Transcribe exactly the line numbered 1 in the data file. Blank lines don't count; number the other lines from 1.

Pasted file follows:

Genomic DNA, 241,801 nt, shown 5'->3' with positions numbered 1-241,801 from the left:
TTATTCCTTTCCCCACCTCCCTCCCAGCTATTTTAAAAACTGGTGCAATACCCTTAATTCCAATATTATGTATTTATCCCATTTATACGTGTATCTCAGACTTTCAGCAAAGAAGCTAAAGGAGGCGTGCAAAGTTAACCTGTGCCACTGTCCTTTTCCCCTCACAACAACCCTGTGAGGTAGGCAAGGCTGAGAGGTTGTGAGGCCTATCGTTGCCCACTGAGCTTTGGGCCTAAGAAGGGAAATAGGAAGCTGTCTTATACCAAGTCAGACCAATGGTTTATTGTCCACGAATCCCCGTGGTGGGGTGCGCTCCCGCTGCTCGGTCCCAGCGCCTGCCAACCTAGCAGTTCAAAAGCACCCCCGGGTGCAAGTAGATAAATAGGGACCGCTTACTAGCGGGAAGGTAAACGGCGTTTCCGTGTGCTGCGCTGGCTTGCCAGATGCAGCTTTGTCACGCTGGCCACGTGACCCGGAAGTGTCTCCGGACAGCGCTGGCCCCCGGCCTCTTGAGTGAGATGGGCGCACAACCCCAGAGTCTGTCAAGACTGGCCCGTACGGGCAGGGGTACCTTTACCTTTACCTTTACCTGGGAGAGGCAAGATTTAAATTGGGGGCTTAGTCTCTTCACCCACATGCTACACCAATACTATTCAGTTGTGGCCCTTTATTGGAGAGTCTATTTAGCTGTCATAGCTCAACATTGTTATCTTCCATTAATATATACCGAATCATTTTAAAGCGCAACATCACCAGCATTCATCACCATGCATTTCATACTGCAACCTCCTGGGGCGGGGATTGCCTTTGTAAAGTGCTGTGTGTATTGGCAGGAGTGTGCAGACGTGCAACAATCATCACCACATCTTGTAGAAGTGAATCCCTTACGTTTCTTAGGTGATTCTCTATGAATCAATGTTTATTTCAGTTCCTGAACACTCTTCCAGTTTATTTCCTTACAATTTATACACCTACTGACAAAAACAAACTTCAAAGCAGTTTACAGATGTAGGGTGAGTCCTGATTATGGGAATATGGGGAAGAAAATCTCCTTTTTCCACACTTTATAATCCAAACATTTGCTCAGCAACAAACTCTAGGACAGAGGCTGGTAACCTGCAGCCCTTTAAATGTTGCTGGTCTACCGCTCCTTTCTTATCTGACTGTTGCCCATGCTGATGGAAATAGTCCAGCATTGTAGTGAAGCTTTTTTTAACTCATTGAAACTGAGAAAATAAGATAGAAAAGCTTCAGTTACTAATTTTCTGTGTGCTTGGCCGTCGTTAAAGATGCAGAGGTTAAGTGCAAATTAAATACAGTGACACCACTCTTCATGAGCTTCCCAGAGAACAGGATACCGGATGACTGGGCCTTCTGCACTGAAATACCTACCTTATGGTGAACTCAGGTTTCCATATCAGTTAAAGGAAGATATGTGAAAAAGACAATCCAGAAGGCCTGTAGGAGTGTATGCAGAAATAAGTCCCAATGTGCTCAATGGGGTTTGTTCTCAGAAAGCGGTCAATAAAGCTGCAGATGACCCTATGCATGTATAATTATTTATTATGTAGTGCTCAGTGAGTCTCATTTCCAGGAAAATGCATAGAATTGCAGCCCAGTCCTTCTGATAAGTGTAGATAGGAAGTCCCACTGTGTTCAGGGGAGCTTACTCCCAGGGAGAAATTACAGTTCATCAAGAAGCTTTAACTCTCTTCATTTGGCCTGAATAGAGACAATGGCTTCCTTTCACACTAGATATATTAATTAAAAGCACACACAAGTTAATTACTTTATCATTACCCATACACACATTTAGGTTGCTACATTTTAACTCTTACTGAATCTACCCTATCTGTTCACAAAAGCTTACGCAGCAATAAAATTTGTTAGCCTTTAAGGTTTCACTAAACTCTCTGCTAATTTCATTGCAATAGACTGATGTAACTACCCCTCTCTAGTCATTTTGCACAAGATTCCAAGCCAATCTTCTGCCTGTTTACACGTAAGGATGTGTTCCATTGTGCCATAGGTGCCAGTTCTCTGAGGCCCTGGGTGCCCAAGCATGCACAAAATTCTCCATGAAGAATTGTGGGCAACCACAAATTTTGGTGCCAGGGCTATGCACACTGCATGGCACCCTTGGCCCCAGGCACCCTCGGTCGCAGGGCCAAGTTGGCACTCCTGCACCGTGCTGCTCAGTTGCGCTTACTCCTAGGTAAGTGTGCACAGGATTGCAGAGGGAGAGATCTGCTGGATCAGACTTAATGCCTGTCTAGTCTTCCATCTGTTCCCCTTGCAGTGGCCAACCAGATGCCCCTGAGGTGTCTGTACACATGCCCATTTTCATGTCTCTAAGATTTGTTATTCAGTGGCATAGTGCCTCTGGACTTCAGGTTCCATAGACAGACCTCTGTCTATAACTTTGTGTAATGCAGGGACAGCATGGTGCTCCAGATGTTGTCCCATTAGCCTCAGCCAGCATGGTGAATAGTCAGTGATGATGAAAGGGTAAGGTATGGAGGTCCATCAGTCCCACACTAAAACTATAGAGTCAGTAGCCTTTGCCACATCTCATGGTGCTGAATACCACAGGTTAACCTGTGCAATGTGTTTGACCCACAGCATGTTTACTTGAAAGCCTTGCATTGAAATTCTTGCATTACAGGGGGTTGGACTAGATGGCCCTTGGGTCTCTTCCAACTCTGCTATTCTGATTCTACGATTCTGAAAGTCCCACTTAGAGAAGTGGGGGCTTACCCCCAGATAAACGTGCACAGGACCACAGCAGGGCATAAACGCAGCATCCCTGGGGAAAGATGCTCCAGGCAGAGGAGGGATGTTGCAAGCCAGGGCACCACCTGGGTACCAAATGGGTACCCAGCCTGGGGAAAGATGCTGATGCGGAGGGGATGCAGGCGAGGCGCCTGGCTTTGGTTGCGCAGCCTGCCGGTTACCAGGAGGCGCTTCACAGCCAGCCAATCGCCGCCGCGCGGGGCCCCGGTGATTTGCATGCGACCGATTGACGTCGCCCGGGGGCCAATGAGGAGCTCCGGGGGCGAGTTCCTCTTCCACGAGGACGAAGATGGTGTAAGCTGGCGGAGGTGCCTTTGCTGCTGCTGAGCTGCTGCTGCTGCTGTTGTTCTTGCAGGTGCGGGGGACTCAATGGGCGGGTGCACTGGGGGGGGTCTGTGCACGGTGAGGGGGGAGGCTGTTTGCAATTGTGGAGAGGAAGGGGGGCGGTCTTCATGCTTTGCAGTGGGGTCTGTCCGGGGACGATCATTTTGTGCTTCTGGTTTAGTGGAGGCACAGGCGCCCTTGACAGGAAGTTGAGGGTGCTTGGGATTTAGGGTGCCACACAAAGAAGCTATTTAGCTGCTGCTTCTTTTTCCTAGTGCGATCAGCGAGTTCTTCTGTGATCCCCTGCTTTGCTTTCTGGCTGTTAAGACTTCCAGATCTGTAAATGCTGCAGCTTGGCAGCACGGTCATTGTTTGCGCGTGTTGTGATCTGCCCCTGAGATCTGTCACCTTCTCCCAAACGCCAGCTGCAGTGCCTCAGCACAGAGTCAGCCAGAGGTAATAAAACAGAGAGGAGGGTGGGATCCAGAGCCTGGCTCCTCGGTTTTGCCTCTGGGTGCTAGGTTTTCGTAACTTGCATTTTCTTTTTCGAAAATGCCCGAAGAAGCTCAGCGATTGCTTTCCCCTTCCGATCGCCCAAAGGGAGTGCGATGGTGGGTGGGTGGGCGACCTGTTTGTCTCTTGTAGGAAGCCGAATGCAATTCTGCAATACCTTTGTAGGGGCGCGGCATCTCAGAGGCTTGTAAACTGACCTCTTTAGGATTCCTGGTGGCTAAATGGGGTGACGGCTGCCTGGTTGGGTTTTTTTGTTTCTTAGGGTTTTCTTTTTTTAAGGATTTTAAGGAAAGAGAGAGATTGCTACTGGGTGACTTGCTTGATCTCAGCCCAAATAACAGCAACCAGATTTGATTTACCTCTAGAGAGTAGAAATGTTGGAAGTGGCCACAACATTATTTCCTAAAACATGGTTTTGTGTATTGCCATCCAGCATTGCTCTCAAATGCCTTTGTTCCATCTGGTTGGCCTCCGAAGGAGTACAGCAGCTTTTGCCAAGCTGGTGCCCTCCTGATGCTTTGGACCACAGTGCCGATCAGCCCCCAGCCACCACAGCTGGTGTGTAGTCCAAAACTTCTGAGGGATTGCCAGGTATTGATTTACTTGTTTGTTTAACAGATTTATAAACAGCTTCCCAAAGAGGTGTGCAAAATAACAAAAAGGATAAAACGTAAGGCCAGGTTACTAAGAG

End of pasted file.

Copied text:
Genomic DNA, 241,801 nt, shown 5'->3' with positions numbered 1-241,801 from the left: